Once upon a time, the singer of a garage rock band (the DC Snipers, if you’re curious) decided to pursue an anonymous solo project centered around echoing vocals, massively distorted guitars, and a crummy drum machine. It would also be perfectly acceptable to say that it revolved around one or two decent hooks per song, a sneer, and a practiced vacancy. By 2007, Blank Dogs had captured the hearts of record collectors, hip bloggers, and college radio music directors alike, and spawned at least a dozen varyingly interesting imitators. Alabama’s Wizzard Sleeve is one of the longer-lasting gloom-besotted synthpunk revivalists, and they’re coming to the Mortville warehouse in Little Village this Friday to release their first LP on local punk powerhouse HoZac Records.
Memorably describing themselves as “Confederate glue goth tard-wave,” Wizzard Sleeve is led by Captain Beyonce’s unexpectedly wide vocal range, backed by three other misfits on indeterminate synths and a shuffling bass. Everything sounds like it’s sprayed in cough syrup and shellac. It’s simplistic without being minimal and dark without being suicidal and it’s good music for drinking caffeinated malt liquor. You don’t lose much playing it over laptop speakers. Since 2006, they’ve released one 7” of their own as well as splits with Static Static (with whom they’ll play at Mortville), Amber Alerts (fellow blankdoggers and Alabamans), and Livefastdie, and have appeared on the (distressingly self-explanatory) Wild About Jenkem! compilation.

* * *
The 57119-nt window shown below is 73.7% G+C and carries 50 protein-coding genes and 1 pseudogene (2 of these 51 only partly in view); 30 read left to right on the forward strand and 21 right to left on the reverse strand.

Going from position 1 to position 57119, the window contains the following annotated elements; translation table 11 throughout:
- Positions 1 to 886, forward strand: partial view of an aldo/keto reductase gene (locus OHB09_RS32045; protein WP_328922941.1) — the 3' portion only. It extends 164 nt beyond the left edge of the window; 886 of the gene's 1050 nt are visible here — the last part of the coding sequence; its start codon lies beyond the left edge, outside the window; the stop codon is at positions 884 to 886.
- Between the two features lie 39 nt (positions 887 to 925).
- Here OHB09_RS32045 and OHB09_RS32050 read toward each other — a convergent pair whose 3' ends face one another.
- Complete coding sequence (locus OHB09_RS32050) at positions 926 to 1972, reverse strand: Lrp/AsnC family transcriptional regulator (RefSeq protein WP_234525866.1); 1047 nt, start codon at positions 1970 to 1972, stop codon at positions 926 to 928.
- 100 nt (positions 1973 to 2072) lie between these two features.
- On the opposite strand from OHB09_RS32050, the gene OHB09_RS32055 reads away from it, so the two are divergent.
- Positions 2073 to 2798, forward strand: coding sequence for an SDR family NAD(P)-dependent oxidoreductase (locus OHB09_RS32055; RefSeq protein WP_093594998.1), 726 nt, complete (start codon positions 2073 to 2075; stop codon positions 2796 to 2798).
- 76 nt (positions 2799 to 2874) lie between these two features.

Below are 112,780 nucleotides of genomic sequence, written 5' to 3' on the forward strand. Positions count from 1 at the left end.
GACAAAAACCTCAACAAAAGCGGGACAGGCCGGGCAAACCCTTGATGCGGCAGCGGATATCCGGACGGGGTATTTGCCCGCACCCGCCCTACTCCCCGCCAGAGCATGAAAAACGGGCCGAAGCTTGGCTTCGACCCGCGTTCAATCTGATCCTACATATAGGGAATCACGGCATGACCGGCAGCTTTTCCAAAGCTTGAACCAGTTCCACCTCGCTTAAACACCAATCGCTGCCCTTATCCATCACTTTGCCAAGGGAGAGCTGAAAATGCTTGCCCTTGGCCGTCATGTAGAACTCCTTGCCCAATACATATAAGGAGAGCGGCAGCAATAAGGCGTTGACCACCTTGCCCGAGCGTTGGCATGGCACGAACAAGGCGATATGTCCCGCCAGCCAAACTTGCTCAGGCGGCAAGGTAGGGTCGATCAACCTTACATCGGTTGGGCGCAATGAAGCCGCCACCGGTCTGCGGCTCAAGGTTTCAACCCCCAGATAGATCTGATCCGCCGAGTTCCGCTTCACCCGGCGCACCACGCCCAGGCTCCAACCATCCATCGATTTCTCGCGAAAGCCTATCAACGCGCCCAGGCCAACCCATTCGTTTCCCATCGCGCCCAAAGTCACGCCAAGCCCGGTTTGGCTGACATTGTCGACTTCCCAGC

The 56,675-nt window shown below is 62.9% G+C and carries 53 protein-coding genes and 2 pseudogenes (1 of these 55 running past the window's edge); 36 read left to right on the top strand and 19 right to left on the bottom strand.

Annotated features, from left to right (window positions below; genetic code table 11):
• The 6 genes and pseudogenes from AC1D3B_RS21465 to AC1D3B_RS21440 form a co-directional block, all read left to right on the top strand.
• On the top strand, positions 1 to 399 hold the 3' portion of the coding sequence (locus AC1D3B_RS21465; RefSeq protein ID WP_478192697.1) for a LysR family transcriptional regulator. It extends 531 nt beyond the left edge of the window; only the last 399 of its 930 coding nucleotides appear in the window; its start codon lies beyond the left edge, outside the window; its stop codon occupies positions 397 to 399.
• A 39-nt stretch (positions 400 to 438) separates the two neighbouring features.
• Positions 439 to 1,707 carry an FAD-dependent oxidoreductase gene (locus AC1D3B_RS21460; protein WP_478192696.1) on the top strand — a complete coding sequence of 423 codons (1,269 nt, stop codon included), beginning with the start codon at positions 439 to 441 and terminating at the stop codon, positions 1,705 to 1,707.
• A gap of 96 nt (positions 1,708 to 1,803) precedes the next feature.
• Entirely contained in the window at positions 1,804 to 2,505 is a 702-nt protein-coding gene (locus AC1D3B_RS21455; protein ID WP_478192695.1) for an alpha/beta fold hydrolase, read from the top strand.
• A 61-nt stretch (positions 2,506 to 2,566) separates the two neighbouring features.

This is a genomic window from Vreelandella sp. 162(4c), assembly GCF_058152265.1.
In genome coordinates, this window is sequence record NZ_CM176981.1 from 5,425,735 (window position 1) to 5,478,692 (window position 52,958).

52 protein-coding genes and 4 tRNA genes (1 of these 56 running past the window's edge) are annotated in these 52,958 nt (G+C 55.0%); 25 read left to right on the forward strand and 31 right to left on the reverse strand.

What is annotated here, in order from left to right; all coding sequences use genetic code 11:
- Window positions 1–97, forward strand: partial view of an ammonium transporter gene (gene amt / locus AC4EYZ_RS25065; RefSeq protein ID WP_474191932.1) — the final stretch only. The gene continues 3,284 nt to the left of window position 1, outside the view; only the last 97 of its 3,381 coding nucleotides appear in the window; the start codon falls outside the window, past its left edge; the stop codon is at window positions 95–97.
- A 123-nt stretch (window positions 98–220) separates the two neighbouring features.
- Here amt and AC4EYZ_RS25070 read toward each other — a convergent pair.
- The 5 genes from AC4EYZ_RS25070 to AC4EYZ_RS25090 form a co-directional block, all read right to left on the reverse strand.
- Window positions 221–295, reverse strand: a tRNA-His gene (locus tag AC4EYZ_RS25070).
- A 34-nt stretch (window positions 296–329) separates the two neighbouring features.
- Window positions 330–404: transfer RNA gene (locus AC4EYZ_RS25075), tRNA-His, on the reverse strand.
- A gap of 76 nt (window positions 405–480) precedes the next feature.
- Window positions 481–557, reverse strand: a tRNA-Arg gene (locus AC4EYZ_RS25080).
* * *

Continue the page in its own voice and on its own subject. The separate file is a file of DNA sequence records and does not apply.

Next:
Unsurprisingly, their touring partners are mostly cut from the same shroud. Californian trio Static Static combine a drum machine with the live thing, though their sound leans more towards incoming warm jets than catacomb crawls. TV Ghost’s squalid, repetitive approach to being bummed-out verges on the humorless. Then there’s FNU Ronnies, a crew of belligerently inscrutable Philadelphians. Bad vibes and harsh tones are the unifying factors in this scene, and it oozes out of everything it touches.
With that in mind, it’s on second thought a little unfair to attribute so much influence to Blank Dogs. In large part you can explain his approach as reaction to the explosion of guitar-heavy garage rock microscene in the past few years. Cold beats and searing distortion are pretty much the opposite of the poppy (and of late, popular) stylings of the Black Lips or the King Khan & BBQ Show. But then again, there’s a lot of continuity between the garage and the Glue Wave. The melodies are simple and the instrumentation is primitive. We’re not talking about a transcendent experience here, but as shows for a rainy Friday night go, Wizzard Sleeve is a winning bet.
Third floor, Mortville, 2106 S. Kedzie Ave. October 2. Friday, 8pm. Free, but donations accepted. myspace.com/inmortville